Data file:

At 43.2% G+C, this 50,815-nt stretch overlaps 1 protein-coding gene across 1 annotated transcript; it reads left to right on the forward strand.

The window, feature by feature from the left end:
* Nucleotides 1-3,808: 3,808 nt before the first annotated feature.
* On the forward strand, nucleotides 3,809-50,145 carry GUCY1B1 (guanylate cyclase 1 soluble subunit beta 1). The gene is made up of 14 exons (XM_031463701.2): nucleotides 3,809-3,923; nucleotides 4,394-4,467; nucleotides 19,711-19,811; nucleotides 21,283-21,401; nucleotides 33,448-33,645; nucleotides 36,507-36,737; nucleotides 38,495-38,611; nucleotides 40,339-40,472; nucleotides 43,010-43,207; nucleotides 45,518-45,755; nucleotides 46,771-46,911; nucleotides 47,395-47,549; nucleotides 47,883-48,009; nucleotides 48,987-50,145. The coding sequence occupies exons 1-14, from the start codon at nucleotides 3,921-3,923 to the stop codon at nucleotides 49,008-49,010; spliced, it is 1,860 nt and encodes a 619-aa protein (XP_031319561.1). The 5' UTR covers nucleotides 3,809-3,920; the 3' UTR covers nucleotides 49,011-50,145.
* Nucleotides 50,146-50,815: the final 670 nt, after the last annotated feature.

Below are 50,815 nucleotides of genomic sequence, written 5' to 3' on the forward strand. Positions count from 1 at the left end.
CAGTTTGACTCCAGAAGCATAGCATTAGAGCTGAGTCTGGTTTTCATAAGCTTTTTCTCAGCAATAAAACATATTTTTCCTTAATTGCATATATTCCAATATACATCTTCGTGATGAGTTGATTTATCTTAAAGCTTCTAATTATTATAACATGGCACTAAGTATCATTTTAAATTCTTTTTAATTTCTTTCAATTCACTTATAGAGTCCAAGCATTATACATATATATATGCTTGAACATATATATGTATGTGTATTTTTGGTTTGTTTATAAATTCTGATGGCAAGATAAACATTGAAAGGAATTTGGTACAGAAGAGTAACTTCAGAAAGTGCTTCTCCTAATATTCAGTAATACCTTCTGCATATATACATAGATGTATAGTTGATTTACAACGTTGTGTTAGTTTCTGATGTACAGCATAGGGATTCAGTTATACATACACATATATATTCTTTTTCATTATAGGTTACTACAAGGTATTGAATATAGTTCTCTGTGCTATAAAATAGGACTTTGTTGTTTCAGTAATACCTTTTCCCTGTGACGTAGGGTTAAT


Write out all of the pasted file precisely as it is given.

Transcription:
At 43.2% G+C, this 50,815-nt stretch overlaps 1 protein-coding gene across 1 annotated transcript; it reads left to right on the forward strand.

The window, feature by feature from the left end:
* Nucleotides 1-3,808: 3,808 nt before the first annotated feature.
* On the forward strand, nucleotides 3,809-50,145 carry GUCY1B1 (guanylate cyclase 1 soluble subunit beta 1). The gene is made up of 14 exons (XM_031463701.2): nucleotides 3,809-3,923; nucleotides 4,394-4,467; nucleotides 19,711-19,811; nucleotides 21,283-21,401; nucleotides 33,448-33,645; nucleotides 36,507-36,737; nucleotides 38,495-38,611; nucleotides 40,339-40,472; nucleotides 43,010-43,207; nucleotides 45,518-45,755; nucleotides 46,771-46,911; nucleotides 47,395-47,549; nucleotides 47,883-48,009; nucleotides 48,987-50,145. The coding sequence occupies exons 1-14, from the start codon at nucleotides 3,921-3,923 to the stop codon at nucleotides 49,008-49,010; spliced, it is 1,860 nt and encodes a 619-aa protein (XP_031319561.1). The 5' UTR covers nucleotides 3,809-3,920; the 3' UTR covers nucleotides 49,011-50,145.
* Nucleotides 50,146-50,815: the final 670 nt, after the last annotated feature.

Below are 50,815 nucleotides of genomic sequence, written 5' to 3' on the forward strand. Positions count from 1 at the left end.
CAGTTTGACTCCAGAAGCATAGCATTAGAGCTGAGTCTGGTTTTCATAAGCTTTTTCTCAGCAATAAAACATATTTTTCCTTAATTGCATATATTCCAATATACATCTTCGTGATGAGTTGATTTATCTTAAAGCTTCTAATTATTATAACATGGCACTAAGTATCATTTTAAATTCTTTTTAATTTCTTTCAATTCACTTATAGAGTCCAAGCATTATACATATATATATGCTTGAACATATATATGTATGTGTATTTTTGGTTTGTTTATAAATTCTGATGGCAAGATAAACATTGAAAGGAATTTGGTACAGAAGAGTAACTTCAGAAAGTGCTTCTCCTAATATTCAGTAATACCTTCTGCATATATACATAGATGTATAGTTGATTTACAACGTTGTGTTAGTTTCTGATGTACAGCATAGGGATTCAGTTATACATACACATATATATTCTTTTTCATTATAGGTTACTACAAGGTATTGAATATAGTTCTCTGTGCTATAAAATAGGACTTTGTTGTTTCAGTAATACCTTTTCCCTGTGACGTAGGGTTAAT